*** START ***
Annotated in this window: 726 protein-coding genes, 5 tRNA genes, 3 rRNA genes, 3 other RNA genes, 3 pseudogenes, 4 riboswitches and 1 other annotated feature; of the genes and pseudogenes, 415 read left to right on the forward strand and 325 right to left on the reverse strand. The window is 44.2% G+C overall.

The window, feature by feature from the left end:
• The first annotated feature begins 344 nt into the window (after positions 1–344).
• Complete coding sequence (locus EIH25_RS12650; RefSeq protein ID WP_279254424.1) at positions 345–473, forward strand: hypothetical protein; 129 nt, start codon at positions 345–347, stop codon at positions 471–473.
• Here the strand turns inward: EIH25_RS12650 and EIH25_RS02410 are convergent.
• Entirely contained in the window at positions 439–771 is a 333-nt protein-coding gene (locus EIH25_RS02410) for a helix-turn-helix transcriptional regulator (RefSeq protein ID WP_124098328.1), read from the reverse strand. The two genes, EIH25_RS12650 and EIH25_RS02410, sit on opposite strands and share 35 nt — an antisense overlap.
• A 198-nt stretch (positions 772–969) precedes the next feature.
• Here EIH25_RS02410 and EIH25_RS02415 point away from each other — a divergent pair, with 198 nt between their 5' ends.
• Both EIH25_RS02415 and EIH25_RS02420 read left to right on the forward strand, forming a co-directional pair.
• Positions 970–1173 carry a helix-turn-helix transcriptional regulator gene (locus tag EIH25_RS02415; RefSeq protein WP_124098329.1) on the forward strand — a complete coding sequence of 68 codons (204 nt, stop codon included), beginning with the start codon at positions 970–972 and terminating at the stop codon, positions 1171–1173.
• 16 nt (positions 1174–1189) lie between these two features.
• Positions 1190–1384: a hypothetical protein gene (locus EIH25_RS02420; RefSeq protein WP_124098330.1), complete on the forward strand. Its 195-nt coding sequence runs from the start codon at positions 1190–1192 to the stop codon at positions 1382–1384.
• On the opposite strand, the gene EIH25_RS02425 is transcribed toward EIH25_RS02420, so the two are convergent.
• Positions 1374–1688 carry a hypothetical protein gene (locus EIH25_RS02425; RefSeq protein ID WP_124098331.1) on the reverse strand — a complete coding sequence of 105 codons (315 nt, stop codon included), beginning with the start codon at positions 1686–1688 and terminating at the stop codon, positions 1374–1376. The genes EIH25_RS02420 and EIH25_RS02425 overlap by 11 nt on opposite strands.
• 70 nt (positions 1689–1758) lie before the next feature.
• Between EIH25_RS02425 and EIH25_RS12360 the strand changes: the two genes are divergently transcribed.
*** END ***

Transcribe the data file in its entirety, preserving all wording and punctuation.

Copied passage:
Annotated in this window: 726 protein-coding genes, 5 tRNA genes, 3 rRNA genes, 3 other RNA genes, 3 pseudogenes, 4 riboswitches and 1 other annotated feature; of the genes and pseudogenes, 415 read left to right on the forward strand and 325 right to left on the reverse strand. The window is 44.2% G+C overall.

The window, feature by feature from the left end:
• The first annotated feature begins 344 nt into the window (after positions 1–344).
• Complete coding sequence (locus EIH25_RS12650; RefSeq protein ID WP_279254424.1) at positions 345–473, forward strand: hypothetical protein; 129 nt, start codon at positions 345–347, stop codon at positions 471–473.
• Here the strand turns inward: EIH25_RS12650 and EIH25_RS02410 are convergent.
• Entirely contained in the window at positions 439–771 is a 333-nt protein-coding gene (locus EIH25_RS02410) for a helix-turn-helix transcriptional regulator (RefSeq protein ID WP_124098328.1), read from the reverse strand. The two genes, EIH25_RS12650 and EIH25_RS02410, sit on opposite strands and share 35 nt — an antisense overlap.
• A 198-nt stretch (positions 772–969) precedes the next feature.
• Here EIH25_RS02410 and EIH25_RS02415 point away from each other — a divergent pair, with 198 nt between their 5' ends.
• Both EIH25_RS02415 and EIH25_RS02420 read left to right on the forward strand, forming a co-directional pair.
• Positions 970–1173 carry a helix-turn-helix transcriptional regulator gene (locus tag EIH25_RS02415; RefSeq protein WP_124098329.1) on the forward strand — a complete coding sequence of 68 codons (204 nt, stop codon included), beginning with the start codon at positions 970–972 and terminating at the stop codon, positions 1171–1173.
• 16 nt (positions 1174–1189) lie between these two features.
• Positions 1190–1384: a hypothetical protein gene (locus EIH25_RS02420; RefSeq protein WP_124098330.1), complete on the forward strand. Its 195-nt coding sequence runs from the start codon at positions 1190–1192 to the stop codon at positions 1382–1384.
• On the opposite strand, the gene EIH25_RS02425 is transcribed toward EIH25_RS02420, so the two are convergent.
• Positions 1374–1688 carry a hypothetical protein gene (locus EIH25_RS02425; RefSeq protein ID WP_124098331.1) on the reverse strand — a complete coding sequence of 105 codons (315 nt, stop codon included), beginning with the start codon at positions 1686–1688 and terminating at the stop codon, positions 1374–1376. The genes EIH25_RS02420 and EIH25_RS02425 overlap by 11 nt on opposite strands.
• 70 nt (positions 1689–1758) lie before the next feature.
• Between EIH25_RS02425 and EIH25_RS12360 the strand changes: the two genes are divergently transcribed.